News: The wine world has evolved thanks to Atomos

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News: The wine world has evolved thanks to Atomos

Red & White

News: The wine world has evolved thanks to Atomos

Limited Edition Bottle

News: The wine world has evolved thanks to Atomos
The Luxologist

Trying the Red in Switzerland

Some experts have claimed that winemaking has gone as far back as 8,000 BC and since then there have been countless evolutions. So to say that in 2023 the wine world took a leap forward is quite a claim.

Nevertheless, it is an accurate claim as the Italian brand Atomos have opened their doors this year with their first wines, which are also considered to be the first wines in the world to be manually de-stemmed.

What does manually de-stemming mean? While traditionally wine was made from the whole bunch of grapes, and in some cases still is, de-stemming machines have made it possible to separate the stems from the grapes. Atomos, however, are patenting a process that involves de-stemming the grapes by hand so that only the very best grapes are manually picked from the vines and then immersed in a tank of wood chips and aged in a cave where humidity is strictly controlled. While this is an exceptionally time-consuming process – unheard of until today – it is one of the key secrets that makes Atomos one of the rarest wines in the world and ensures the retention of an exceptional flavour along with remarkable maturing results.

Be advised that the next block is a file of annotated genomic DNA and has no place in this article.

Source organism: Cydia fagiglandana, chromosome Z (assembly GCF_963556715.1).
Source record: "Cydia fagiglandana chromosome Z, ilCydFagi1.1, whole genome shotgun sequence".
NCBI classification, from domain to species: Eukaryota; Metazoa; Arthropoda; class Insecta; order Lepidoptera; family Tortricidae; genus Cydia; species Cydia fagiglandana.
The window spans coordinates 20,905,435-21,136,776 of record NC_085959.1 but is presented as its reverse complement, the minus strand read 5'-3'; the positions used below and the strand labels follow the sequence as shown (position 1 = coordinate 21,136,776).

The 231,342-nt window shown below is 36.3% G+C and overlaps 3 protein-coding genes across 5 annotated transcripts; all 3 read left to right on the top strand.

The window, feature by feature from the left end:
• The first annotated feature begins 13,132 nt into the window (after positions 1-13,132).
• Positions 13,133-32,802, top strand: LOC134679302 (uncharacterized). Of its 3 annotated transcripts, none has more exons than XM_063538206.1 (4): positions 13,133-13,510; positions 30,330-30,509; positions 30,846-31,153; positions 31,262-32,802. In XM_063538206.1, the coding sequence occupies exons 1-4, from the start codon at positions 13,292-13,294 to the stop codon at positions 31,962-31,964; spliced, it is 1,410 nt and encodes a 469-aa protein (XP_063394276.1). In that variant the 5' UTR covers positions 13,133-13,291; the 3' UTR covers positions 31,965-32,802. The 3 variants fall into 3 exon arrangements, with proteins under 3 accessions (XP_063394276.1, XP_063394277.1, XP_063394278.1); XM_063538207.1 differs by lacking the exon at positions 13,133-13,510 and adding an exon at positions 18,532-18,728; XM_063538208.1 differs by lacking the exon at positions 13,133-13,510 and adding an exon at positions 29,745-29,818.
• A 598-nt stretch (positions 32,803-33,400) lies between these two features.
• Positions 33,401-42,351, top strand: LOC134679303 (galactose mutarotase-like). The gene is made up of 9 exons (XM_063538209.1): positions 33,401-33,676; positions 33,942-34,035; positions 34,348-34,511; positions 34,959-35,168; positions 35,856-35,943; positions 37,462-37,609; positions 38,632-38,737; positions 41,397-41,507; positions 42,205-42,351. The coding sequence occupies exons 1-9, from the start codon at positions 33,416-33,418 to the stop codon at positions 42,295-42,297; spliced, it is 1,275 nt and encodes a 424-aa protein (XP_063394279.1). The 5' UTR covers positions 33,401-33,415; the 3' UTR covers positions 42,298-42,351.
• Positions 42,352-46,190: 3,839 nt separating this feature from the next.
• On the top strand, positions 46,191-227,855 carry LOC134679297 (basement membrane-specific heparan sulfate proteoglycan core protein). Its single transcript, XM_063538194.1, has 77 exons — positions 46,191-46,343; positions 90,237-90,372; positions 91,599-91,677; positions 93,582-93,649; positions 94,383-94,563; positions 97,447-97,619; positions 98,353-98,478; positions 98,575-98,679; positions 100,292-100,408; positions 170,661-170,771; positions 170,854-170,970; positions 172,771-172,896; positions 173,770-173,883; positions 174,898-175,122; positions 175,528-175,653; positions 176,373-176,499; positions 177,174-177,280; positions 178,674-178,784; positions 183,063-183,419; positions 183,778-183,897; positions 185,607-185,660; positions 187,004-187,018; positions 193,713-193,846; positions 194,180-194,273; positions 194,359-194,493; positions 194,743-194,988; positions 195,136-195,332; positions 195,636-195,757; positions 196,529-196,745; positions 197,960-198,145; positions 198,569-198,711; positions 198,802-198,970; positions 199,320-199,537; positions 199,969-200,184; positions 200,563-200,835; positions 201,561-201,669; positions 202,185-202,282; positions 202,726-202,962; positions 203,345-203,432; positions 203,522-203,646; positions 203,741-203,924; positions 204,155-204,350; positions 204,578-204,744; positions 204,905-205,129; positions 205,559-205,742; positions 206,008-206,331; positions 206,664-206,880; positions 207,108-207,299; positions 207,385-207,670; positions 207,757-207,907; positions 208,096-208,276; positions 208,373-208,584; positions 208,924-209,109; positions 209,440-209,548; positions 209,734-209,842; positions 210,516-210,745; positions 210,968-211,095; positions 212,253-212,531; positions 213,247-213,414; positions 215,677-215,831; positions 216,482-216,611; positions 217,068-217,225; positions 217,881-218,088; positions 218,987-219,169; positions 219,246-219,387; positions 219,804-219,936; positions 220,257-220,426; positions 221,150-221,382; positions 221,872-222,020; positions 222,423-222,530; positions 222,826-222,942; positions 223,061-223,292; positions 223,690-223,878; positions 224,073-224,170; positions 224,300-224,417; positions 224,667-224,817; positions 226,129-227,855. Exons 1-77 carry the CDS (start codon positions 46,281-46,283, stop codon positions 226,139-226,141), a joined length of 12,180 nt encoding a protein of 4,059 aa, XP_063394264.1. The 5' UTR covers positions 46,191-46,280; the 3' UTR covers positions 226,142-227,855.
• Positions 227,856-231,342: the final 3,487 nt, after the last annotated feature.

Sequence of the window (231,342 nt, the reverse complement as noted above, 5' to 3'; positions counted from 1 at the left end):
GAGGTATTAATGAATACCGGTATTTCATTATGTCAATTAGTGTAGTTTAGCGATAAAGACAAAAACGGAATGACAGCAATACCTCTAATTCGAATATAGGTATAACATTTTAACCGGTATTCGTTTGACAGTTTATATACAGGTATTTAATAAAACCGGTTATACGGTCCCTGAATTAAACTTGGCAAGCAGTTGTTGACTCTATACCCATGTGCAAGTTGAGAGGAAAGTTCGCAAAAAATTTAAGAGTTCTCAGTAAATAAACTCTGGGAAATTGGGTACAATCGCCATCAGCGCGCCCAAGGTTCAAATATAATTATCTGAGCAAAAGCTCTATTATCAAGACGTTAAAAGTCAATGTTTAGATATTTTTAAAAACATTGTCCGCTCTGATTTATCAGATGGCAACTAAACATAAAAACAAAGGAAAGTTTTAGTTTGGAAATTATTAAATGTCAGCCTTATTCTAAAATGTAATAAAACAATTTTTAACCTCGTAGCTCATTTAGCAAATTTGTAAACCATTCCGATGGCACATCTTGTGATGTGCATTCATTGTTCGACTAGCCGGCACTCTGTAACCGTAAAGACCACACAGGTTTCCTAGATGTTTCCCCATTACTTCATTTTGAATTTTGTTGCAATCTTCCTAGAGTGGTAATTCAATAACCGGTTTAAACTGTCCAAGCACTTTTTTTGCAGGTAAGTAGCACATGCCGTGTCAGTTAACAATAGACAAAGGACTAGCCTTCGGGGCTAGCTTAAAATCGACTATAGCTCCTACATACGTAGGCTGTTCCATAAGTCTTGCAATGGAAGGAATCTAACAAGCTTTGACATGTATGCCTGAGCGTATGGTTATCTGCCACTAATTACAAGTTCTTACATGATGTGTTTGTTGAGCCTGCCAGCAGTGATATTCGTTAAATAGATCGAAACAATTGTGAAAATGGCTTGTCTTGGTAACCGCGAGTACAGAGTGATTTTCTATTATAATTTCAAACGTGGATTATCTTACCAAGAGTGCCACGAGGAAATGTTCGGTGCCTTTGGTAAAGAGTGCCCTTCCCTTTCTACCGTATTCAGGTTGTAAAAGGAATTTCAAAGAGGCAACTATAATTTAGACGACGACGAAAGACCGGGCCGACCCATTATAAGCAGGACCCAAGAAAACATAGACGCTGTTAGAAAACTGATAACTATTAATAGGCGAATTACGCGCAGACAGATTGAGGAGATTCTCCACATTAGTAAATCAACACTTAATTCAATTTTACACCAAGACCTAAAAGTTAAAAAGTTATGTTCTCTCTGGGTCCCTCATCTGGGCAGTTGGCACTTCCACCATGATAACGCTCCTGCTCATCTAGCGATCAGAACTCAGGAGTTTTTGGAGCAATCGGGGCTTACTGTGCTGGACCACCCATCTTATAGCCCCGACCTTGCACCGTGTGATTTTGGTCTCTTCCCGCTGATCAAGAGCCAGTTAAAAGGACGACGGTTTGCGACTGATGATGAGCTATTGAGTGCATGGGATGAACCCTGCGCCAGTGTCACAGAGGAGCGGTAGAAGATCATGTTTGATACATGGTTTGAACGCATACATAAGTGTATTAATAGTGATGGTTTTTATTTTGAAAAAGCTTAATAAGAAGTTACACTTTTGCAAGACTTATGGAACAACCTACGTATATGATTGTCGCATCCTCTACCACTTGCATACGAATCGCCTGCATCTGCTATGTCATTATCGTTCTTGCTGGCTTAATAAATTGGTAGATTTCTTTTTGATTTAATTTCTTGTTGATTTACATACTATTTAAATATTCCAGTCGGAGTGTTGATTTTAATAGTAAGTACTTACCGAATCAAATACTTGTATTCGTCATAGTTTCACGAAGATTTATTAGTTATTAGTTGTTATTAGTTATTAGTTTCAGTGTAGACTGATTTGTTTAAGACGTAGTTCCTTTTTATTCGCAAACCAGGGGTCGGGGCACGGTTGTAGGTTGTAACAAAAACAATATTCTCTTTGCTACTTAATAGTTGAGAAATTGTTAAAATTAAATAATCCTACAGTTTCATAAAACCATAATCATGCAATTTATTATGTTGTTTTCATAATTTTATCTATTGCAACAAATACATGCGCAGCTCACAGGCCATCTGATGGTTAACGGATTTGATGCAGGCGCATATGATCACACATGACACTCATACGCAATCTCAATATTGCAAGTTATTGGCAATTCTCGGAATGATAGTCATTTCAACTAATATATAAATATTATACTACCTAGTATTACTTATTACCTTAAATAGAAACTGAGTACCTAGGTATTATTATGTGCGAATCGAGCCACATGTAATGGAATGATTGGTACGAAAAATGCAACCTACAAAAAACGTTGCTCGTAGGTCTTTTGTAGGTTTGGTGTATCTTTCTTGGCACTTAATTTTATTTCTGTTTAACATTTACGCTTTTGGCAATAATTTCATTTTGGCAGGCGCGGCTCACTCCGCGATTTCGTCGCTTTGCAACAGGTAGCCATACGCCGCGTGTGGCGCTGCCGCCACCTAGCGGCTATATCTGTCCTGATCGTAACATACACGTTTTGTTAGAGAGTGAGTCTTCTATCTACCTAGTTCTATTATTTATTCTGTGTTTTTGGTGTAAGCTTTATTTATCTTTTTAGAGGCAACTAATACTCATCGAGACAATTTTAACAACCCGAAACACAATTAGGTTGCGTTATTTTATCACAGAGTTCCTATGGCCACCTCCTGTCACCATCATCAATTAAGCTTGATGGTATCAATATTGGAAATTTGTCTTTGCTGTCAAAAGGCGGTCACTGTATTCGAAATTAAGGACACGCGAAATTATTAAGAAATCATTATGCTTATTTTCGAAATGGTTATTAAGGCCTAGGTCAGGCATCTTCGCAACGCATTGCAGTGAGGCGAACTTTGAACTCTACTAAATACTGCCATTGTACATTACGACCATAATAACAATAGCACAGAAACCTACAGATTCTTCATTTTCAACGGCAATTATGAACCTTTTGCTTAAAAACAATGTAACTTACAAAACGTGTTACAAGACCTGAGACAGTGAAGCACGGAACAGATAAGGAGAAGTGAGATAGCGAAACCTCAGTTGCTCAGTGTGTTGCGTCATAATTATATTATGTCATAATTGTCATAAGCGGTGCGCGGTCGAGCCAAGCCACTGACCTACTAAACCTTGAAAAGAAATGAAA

So what does the wine taste like? Given the nature of the process and the focus on quality, there are only two types of Atomos available: the White, which is a Trebbiano pure variety up to 65 years of age, and the Red, which is a Montepulciano pure variety up to the same age. Both of the wines come in an elegant bottle atypical of wines. One of our connoisseurs who judges for the World Luxury Award suggests that it could potentially win a packaging design award, but regardless, suffice to say it is a very impressive and arresting bottle.

We tried the Red, which had a deep, rich colour and a particularly powerful aroma. To the taste it was indeed unique – apparently fuller-bodied than a typical Montepulciano and with a range of pronounced flavours that combined spice and hints of berries. To us, the wine indeed tasted more flavoursome than expected and perhaps this can be attributed to the manual de-stemming process. Or perhaps it is thanks to the Di Nisio family’s long winemaking experience, winemaker Giovanni Basso (who is a highly awarded winemaker) and the dry Adriatic breezes and fertile soil that makes the Abruzzo area at the foot of the Gran Sasso mountain an ideal location for winemaking.

We encourage our readers to try this rare wine and we would be interested to hear your feedback from your first taste testing. It is fair to say that this is a wine to try not only for the novelty and exclusivity, but for the taste as well. And your guests are likely to be as awed by the bottle, the quality of the wine and the wine’s story. How many wines are arguably more rare than a Châteaux Petrus with a range around €300?

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